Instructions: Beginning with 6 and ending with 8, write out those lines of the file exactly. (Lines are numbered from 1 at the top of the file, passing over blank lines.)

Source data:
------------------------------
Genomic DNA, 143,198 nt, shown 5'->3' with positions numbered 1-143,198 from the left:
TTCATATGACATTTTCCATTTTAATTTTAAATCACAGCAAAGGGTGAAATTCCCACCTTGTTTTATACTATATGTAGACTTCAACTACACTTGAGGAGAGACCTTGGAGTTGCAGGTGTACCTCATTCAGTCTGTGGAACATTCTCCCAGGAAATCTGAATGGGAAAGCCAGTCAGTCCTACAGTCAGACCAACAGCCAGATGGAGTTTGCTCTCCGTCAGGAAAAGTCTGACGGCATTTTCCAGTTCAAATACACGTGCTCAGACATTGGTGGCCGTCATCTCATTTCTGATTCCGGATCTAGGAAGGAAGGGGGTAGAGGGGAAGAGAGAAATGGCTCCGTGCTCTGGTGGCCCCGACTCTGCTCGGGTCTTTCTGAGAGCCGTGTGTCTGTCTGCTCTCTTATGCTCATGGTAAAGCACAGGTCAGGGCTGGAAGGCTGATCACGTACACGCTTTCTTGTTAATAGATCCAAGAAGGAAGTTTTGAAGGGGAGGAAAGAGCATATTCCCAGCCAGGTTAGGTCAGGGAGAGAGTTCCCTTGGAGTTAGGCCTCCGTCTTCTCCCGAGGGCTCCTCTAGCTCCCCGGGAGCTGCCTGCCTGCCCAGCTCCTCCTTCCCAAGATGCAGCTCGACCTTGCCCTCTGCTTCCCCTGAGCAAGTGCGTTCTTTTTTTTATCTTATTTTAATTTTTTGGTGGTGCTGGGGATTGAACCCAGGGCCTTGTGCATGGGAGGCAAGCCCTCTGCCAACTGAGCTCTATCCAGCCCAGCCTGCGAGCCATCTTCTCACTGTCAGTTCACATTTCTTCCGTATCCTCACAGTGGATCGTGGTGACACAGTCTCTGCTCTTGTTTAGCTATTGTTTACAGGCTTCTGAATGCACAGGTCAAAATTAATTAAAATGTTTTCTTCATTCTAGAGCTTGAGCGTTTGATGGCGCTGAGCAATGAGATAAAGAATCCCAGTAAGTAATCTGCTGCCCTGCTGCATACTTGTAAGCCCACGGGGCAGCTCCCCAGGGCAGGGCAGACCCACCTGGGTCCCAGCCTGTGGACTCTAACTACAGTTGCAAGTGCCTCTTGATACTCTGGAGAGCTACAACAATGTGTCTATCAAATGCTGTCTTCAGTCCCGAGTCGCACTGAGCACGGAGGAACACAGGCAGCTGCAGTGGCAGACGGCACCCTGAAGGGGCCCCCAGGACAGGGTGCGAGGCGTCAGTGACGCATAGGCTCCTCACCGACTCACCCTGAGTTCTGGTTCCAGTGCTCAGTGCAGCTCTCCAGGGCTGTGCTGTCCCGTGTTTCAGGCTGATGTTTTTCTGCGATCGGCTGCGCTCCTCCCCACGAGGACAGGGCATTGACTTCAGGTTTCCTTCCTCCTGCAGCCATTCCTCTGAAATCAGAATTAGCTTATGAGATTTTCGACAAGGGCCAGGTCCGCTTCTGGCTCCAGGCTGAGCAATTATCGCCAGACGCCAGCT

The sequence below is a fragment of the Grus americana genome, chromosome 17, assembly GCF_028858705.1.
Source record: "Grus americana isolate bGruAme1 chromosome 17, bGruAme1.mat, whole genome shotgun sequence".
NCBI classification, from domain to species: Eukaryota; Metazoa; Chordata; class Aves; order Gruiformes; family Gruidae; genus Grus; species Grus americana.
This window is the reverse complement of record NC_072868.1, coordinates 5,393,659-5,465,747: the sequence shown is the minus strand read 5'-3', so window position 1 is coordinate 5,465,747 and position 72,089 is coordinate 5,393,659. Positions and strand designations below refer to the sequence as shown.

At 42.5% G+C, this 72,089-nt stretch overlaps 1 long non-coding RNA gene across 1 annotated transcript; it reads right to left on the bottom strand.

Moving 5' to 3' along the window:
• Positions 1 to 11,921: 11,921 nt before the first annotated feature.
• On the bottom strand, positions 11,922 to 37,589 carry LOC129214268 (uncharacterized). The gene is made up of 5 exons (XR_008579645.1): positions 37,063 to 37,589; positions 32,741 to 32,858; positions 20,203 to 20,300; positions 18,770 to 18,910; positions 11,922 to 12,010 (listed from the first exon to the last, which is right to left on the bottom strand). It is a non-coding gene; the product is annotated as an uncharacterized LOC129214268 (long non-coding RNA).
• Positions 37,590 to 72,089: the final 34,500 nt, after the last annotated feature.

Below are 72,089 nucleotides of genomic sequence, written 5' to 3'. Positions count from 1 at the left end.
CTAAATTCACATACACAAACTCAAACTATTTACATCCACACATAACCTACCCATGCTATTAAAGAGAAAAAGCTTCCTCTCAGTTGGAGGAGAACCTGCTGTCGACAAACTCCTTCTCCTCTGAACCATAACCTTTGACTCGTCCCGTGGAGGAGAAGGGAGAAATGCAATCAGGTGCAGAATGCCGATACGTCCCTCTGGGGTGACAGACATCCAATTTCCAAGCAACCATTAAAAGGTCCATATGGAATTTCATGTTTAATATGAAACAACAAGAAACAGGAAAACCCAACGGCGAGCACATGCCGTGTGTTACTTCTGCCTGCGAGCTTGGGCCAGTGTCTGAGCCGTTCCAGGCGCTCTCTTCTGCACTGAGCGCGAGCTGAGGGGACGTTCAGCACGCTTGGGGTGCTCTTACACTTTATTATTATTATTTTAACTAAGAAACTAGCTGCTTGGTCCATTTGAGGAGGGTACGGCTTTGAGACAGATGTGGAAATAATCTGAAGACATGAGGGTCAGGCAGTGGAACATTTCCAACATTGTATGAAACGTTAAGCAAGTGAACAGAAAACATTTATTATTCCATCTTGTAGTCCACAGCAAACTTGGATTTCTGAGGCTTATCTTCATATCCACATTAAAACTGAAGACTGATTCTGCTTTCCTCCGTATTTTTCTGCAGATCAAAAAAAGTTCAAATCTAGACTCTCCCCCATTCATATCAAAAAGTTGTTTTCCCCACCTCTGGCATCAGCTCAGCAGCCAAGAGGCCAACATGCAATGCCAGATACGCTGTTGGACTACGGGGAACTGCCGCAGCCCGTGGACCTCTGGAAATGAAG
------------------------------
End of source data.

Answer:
This window is the reverse complement of record NC_072868.1, coordinates 5,393,659-5,465,747: the sequence shown is the minus strand read 5'-3', so window position 1 is coordinate 5,465,747 and position 72,089 is coordinate 5,393,659. Positions and strand designations below refer to the sequence as shown.

At 42.5% G+C, this 72,089-nt stretch overlaps 1 long non-coding RNA gene across 1 annotated transcript; it reads right to left on the bottom strand.

Moving 5' to 3' along the window: